Nutrition and Tissue Healing - Marylebone Physiotherapy

Nutrition and Tissue Healing - Marylebone Physiotherapy


• Focus on arginine rich foods

The amino acid arginine is abundant in the structure

of collagen, and increases its tensile strength. It also

helps enhance immune system activity and aids wound

healing through microvascular changes. Best food

sources: nuts, seafood, wheat germ, seeds, cottage

cheese, poultry.

• Eat Vitamin C rich foods

Vitamin C is required to make collagen, one of the main

structural components of skin, muscles and bone. Best

food sources: red peppers, kiwi fruit, citrus fruit, broccoli,

berries, kale.

• Eat Zinc rich foods

Zinc is needed for cell replication and to make protein.

Best food sources: shellfish, pumpkin seeds, sesame

seeds, sea vegetables and spinach.

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In association with...



In association with Lisa Blair

marylebone hci

physiotherapy &

sports medicine

Nutrition &

tissue healing

• Eat Vitamin A rich foods

Vitamin A promotes collagen cross-linking and tissue

and bone cell development making wound healing

stronger. Best food sources: carrots, calves liver, spinach,

squash, sweet potatoes, bell peppers (in fact all

yellow/orange fruit and vegetables).

• Eat Calcium rich foods

Calcium is an important mineral for bone structure and

deficiencies are associated with increased skeletal

weakness. Best food sources: green leafy vegetables,

canned sardines, mackerel or salmon (flesh & bone),

tofu, nuts, sesame seeds, sunflower seeds, dried figs

as well as dairy.

• Eat Vitamin D rich foods

Vitamin D is vital for the absorption of calcium and a

deficiency will reduce the amount of calcium that can

be absorbed for bone heaing. Best sources: salmon,

cod, prawns, milk and eggs plus you make it from


Research has shown that good nutrition facilitates the

healing process and can help reduce inflammation,

whereas malnutrition at any level can delay, inhibit or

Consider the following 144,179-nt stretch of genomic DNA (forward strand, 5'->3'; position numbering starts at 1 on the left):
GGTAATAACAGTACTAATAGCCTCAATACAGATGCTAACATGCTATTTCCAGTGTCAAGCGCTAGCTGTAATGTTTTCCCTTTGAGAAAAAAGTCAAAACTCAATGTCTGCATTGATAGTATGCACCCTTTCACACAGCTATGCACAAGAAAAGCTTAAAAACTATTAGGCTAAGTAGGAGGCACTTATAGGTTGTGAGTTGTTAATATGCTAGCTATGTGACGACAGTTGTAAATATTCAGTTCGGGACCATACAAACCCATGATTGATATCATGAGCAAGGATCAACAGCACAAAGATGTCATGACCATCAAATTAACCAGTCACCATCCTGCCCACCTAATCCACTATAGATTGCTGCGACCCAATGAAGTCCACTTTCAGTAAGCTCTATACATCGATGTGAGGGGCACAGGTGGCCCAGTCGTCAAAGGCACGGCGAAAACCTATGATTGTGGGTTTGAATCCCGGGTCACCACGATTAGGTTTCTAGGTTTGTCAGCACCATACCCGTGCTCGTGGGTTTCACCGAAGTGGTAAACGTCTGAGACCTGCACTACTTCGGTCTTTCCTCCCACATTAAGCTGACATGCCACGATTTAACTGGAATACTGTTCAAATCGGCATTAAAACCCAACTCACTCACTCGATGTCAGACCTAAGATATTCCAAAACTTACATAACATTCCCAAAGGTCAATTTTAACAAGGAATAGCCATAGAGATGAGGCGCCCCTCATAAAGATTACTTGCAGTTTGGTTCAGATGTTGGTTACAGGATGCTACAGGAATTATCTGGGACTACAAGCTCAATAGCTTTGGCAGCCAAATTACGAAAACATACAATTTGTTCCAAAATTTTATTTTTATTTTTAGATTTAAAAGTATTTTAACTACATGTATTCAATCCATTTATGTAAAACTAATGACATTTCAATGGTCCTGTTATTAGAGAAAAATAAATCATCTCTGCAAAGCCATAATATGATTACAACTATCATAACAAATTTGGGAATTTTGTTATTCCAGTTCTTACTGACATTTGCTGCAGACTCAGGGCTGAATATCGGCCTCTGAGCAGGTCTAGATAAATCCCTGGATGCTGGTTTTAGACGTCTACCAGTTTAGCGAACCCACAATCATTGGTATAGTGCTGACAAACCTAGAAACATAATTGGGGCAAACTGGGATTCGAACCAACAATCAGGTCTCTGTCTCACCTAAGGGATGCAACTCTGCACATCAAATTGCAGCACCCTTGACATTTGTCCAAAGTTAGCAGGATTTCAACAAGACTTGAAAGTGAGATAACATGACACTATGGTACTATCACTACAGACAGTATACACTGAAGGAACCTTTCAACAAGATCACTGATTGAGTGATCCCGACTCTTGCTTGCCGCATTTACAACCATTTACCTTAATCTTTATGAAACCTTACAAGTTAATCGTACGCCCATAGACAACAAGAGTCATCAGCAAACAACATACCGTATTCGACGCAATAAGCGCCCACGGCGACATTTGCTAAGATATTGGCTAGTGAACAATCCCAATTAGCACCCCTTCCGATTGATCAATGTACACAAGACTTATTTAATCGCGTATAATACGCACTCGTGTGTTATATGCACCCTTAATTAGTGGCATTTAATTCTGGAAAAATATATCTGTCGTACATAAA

complicate the process. Nutritional support is therefore

fundamental to a speedy recovery.

So whether you need to repair muscles or bones or

minimise inflammation and pain you can make a positive

difference to your recovery by ensuring that you are

eating the right foods.


Inflammation is defined as a localised reaction of tissue to irritation,

injury, or infection. Symptoms of inflammation include pain, swelling,

redness or heat and sometimes loss of movement or function.

Controlling inflammation through diet:

You may be familiar with the idea of anti-inflammatory medications,

but have you heard of anti-inflammatory foods and nutrients? Yes

itís true; the foods you eat can have a profound effect on the

inflammatory response in the body:

• Increase consumption of oily fish

Oily fish such as mackerel, herring, sardines and salmon are a major

source of EPA and DHA, important omega 3 fatty acids. These

substances are used in the body to produce anti-inflammatory

prostaglandins that reduce the inflammatory response. Eat oily fish

at least twice a week, preferably 3 times or more.

• Add flaxseeds (also known as linseeds) to your diet daily

Flaxseed contains ALA, another omega 3 fatty acid with an antiinflammatory

effect. Consume at least 1 tbsp of flaxseed oil each

day, plus add crushed, ground or milled flaxseeds to your breakfast

cereals or smoothies. Note: flaxseed oil is highly perishable so it

should always be fresh, refrigerated and never heated.

• Increase consumption of fresh fruits and vegetables

Eat berries (cherries, blueberries, blackberries) or any blue/red

fruit or vegetables as these foods are rich in proanthocyanidins a

substance can help to neutralise inflammation and also supports

the collagen structures of joints. Add a portion to your diet every

day, such as fresh or frozen berries added to cereals or plain yoghurt.

• Add curcumin (tumeric) to your food

This yellow spice inhibits the production of inflammatory compounds

and enhances the bodyís own anti-inflammatory mechanisms. It can